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Trepopnea Associated with Paroxysmal Severe Tricuspid Regurgitation Triggered at Left Lateral Decubitus Position

Authors


  • Disclosures: None

Address for correspondence and reprint requests: Derliz Mereles, M.D., Department of Cardiology, Angiology and Pneumology, University of Heidelberg, Im Neuenheimer Feld 410, 69121 Heidelberg, Germany. Fax: +49-6221-56 7436; E-mail: derliz.mereles@med.uni-heidelberg.de, derliz@dmereles.de

Abstract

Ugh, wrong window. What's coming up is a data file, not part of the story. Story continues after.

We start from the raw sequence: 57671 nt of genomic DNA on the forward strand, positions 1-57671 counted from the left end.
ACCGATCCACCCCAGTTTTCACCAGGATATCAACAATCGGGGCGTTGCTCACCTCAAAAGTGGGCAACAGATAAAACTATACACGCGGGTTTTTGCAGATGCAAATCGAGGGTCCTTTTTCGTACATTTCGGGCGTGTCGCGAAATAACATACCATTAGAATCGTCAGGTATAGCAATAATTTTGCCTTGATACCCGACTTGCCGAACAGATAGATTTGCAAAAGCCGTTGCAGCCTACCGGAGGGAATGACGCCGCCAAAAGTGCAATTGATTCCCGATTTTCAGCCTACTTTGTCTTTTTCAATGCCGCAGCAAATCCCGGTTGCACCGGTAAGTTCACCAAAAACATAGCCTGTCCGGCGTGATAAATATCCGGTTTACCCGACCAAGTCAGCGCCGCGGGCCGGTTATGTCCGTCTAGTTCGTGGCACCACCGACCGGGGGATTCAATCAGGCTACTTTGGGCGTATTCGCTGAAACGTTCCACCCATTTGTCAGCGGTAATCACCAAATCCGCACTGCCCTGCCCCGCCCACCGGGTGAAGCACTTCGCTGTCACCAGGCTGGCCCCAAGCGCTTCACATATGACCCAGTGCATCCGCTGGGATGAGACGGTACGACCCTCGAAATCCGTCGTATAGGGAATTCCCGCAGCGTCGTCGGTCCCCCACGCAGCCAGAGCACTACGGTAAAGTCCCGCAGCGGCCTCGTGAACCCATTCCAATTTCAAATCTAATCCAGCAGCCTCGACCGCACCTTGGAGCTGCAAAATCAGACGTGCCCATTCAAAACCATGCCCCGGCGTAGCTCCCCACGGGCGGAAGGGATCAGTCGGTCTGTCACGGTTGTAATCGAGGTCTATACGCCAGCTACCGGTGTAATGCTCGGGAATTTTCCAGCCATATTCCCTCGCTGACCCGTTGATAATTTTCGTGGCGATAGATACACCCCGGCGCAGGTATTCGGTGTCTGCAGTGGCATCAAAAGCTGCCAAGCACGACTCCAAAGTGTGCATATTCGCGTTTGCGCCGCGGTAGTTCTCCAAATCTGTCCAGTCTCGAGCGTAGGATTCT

A 78-year-old male patient was referred cardiovascular risk evaluation before elective resection of a bronchial carcinoma. A myocardial infarction with a subsequent coronary artery bypass revascularization and a mitral prosthetic valve surgery were known. Left lateral decubitus (LLD) was permanently avoided because of significant trepopnea since several years. No signs of heart failure were found in the physical examination. A mitral valve prosthesis presented normal characteristics at examination. Left ventricular dimensions and function were normal. A severe tricuspid regurgitation could be documented during examination in the LLD, with changing characteristics in dorsal decubitus, when it could be graded as moderate. Trepopnea associated with severe paroxysmal tricuspid regurgitation was never described before in the literature. Sympathetic/parasympathetic modulation of papillary muscles of the tricuspid valve can be proposed as a probable cause of this dynamic valvular dysfunction. (Echocardiography 2010;27:E77-E79)

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